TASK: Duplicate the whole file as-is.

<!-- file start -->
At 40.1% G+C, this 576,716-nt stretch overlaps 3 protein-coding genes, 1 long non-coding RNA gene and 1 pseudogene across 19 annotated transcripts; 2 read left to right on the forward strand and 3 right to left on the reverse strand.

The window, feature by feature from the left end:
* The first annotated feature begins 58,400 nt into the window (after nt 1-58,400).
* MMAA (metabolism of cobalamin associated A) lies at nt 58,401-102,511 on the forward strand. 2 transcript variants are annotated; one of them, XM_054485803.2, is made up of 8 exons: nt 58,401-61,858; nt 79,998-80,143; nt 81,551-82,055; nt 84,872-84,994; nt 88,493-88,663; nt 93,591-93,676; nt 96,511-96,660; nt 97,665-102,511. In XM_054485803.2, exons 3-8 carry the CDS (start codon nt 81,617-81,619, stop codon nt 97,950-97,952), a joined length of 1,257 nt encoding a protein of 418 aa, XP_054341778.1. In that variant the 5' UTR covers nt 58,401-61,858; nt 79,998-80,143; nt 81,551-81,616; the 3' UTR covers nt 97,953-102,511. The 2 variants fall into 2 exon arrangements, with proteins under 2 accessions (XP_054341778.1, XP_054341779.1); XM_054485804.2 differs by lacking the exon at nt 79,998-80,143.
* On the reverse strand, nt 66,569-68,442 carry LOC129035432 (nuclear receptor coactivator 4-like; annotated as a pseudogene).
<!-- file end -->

At 40.1% G+C, this 576,716-nt stretch overlaps 3 protein-coding genes, 1 long non-coding RNA gene and 1 pseudogene across 19 annotated transcripts; 2 read left to right on the forward strand and 3 right to left on the reverse strand.

The window, feature by feature from the left end:
* The first annotated feature begins 58,400 nt into the window (after nt 1-58,400).
* MMAA (metabolism of cobalamin associated A) lies at nt 58,401-102,511 on the forward strand. 2 transcript variants are annotated; one of them, XM_054485803.2, is made up of 8 exons: nt 58,401-61,858; nt 79,998-80,143; nt 81,551-82,055; nt 84,872-84,994; nt 88,493-88,663; nt 93,591-93,676; nt 96,511-96,660; nt 97,665-102,511. In XM_054485803.2, exons 3-8 carry the CDS (start codon nt 81,617-81,619, stop codon nt 97,950-97,952), a joined length of 1,257 nt encoding a protein of 418 aa, XP_054341778.1. In that variant the 5' UTR covers nt 58,401-61,858; nt 79,998-80,143; nt 81,551-81,616; the 3' UTR covers nt 97,953-102,511. The 2 variants fall into 2 exon arrangements, with proteins under 2 accessions (XP_054341778.1, XP_054341779.1); XM_054485804.2 differs by lacking the exon at nt 79,998-80,143.
* On the reverse strand, nt 66,569-68,442 carry LOC129035432 (nuclear receptor coactivator 4-like; annotated as a pseudogene).